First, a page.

PALMER, Alaska (Reuters) — A 10-year-old boy has won Alaska's annual giant cabbage contest, submitting a 92.3-pound specimen named "Bob" to officials at the state fair.
Keevan Dinkel of Wasilla, Alaska, produced this year's winning entry, which was carried in by several Boy Scouts, in the Alaska State Fair's Giant Cabbage Weigh-Off on Friday night.
His giant cabbage, which rose to about thigh height on a typical adult, and those of other contestants were weighed at the fairgrounds in Palmer, in a contest watched by hundreds of onlookers, attended by green-clad women dressed as "cabbage fairies" and monitored by a representative of the state Division of Weights and Measures.
Produce can grow to enormous sizes under Alaska's summer midnight sun. Growing big cabbages is a tradition in this part of the state, just north of Anchorage, which is considered Alaska's main farm belt.
This year was the first time in the contest's 18 years that a child has won the weigh-off, according to state fair officials. The fair offers a junior competition for growers 12 and younger, but Keevan's entry was put into the adult open category because of its size.
Keevan, whose family operates a local farm, took home $2,000 for his prize-winner.
Keevan's "Bob" fell short of the world-record 138.3-pound cabbage, called the "Palmer Pachyderm," grown last year by Palmer greenhouse owner Scott Robb.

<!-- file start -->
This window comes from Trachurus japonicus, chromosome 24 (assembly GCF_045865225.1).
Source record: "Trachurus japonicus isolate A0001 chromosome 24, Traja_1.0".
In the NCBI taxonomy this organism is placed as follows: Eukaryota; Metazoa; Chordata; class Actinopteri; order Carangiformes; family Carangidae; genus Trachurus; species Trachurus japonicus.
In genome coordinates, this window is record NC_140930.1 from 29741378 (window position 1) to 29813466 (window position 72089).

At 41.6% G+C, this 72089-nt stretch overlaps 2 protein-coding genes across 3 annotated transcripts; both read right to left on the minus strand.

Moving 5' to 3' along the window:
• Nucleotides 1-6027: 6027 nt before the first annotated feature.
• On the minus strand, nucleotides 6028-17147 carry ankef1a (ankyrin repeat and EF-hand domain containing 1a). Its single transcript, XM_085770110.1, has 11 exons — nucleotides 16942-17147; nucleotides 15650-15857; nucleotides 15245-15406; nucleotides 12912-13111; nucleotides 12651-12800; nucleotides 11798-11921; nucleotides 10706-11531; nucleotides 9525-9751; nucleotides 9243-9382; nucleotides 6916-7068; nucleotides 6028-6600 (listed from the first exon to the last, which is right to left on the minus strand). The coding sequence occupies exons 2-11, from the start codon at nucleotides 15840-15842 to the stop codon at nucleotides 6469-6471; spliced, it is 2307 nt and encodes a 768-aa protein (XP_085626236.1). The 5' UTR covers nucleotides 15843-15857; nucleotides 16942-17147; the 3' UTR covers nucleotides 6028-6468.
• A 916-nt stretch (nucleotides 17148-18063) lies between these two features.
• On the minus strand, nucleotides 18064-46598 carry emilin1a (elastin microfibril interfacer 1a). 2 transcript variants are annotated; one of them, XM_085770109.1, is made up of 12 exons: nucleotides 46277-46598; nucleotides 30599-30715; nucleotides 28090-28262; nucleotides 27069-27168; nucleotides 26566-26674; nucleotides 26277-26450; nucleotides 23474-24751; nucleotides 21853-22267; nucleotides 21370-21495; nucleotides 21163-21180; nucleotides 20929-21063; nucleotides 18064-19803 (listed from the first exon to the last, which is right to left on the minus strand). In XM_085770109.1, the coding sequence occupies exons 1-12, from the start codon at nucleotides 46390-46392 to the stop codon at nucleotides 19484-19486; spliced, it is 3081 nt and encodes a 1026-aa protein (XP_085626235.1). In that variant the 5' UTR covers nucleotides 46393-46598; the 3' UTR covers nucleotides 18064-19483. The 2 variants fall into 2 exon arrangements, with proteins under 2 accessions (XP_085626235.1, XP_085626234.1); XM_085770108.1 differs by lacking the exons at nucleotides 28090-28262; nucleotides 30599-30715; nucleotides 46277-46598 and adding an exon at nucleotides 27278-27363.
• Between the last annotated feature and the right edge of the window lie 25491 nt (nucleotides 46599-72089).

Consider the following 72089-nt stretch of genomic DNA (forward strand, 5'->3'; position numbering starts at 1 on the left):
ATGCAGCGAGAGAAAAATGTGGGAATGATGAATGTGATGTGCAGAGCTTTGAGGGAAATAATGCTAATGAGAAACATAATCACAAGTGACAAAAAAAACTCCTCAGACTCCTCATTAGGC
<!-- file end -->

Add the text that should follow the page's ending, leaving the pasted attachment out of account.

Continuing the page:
While the unusually hot and sunny summer was good for many crops, that was not the case for the traditional green cabbages, said growers attending Friday's fair weigh-in.
"Cabbages are a cold crop. They like their roots warm and their heads cool," said Mardie Robb, Scott Robb's wife.
Alaska's giant vegetables also face hazards, including marauding moose that are fond of poaching would-be winners while they are growing in gardens, and flaws that might develop during growing can knock them out of contention.
This year, a potential state-champion pumpkin, a 1,289-pound specimen named "Time Bandit" and grown by J.D. Megchelsen of Nikiski, was disqualified because of a hole, violating rules calling for vegetables to be structurally intact. Absent the hole, it would have just beaten the Alaska pumpkin record of 1,287 pounds that Megchelsen set in 2011. Instead, this year's blue ribbon went to a 1,182-pound pumpkin named "Eva" that was grown in Anchorage.
(Editing by Scott Malone and Mohammad Zargham)